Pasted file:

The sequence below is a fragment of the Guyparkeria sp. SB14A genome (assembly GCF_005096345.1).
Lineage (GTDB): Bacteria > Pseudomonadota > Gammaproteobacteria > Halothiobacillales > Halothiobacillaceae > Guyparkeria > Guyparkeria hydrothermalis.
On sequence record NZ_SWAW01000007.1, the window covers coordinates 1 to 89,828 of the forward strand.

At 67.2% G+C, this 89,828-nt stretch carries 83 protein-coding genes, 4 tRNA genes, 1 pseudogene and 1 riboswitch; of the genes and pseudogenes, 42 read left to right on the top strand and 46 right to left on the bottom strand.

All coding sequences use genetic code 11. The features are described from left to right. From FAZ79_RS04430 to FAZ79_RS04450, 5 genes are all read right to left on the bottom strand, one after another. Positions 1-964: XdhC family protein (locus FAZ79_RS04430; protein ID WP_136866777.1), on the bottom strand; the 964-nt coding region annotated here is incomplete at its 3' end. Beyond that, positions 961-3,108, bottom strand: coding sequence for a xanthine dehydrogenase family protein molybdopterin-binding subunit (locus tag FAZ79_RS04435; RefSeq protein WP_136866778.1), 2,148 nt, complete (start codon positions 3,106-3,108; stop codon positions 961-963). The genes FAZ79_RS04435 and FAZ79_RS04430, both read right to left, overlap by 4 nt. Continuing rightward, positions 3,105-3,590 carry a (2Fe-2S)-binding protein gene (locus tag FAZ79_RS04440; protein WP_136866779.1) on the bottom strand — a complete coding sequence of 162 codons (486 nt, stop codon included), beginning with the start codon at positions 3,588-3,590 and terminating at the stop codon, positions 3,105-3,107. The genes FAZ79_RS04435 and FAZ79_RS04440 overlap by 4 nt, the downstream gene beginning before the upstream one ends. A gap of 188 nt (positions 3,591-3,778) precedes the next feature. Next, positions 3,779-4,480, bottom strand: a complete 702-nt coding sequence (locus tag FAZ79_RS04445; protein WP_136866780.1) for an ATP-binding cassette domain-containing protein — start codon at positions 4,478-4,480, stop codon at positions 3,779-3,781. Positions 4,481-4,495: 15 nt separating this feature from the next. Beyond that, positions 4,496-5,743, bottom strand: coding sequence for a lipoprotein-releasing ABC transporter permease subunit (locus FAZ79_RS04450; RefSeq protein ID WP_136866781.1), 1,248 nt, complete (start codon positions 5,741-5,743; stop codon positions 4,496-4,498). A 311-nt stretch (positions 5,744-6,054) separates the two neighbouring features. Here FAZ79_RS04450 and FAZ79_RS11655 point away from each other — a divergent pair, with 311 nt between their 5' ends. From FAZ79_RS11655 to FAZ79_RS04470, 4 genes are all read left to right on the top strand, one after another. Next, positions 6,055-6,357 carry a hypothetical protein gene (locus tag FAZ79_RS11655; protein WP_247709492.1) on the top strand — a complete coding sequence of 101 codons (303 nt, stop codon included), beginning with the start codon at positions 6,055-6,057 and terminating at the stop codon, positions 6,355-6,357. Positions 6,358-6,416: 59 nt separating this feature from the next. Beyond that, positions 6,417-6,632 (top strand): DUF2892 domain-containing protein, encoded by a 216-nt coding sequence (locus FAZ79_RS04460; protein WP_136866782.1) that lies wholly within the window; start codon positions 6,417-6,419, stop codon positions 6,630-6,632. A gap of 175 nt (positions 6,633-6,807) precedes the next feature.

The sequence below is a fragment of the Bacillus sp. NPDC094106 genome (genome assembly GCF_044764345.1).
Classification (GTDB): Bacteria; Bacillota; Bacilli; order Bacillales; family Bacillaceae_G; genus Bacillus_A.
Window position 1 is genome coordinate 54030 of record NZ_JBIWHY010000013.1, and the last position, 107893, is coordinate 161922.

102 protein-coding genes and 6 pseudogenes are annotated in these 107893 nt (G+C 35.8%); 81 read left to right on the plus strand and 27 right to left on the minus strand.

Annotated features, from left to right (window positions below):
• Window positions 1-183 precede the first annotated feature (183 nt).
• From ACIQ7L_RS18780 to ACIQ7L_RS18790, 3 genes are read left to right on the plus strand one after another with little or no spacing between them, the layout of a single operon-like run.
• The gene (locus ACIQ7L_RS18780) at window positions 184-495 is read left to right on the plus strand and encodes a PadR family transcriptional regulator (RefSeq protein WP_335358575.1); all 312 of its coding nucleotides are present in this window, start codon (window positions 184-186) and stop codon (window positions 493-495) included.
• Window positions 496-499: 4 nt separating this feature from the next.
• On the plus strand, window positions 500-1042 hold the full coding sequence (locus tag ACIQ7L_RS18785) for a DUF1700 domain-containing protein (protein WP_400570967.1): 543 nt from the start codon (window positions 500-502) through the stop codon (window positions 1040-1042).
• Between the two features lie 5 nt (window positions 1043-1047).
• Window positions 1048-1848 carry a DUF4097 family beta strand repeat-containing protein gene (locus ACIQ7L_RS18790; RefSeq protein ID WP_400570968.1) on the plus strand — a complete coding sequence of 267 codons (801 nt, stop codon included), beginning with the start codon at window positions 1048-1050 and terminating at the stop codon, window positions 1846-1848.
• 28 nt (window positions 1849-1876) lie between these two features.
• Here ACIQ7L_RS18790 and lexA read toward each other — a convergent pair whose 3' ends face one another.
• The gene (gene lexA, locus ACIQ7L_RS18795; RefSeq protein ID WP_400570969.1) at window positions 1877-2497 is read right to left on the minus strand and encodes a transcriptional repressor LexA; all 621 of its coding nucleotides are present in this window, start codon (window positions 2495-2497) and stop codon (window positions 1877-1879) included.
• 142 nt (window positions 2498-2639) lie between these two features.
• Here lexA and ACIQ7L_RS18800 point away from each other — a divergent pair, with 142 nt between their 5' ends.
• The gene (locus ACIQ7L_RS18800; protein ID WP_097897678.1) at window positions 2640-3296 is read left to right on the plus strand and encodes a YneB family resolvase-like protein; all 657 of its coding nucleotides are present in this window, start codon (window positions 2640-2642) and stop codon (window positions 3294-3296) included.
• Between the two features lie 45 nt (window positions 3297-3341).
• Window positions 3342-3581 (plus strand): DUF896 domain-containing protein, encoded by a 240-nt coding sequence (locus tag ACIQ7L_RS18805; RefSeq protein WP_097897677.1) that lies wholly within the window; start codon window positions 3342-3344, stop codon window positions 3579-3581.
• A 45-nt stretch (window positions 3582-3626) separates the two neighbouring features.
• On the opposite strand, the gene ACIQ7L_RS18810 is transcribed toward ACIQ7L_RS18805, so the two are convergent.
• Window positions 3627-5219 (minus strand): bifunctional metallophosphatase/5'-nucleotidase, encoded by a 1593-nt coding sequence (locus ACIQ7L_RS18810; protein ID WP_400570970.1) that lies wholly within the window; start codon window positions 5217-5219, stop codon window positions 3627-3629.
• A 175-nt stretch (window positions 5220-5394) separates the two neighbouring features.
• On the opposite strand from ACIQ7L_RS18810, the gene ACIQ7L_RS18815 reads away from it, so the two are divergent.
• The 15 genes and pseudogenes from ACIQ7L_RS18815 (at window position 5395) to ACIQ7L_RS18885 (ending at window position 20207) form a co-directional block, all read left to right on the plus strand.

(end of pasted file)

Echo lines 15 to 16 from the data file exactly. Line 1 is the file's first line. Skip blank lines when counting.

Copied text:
• On the plus strand, window positions 500-1042 hold the full coding sequence (locus tag ACIQ7L_RS18785) for a DUF1700 domain-containing protein (protein WP_400570967.1): 543 nt from the start codon (window positions 500-502) through the stop codon (window positions 1040-1042).
• Between the two features lie 5 nt (window positions 1043-1047).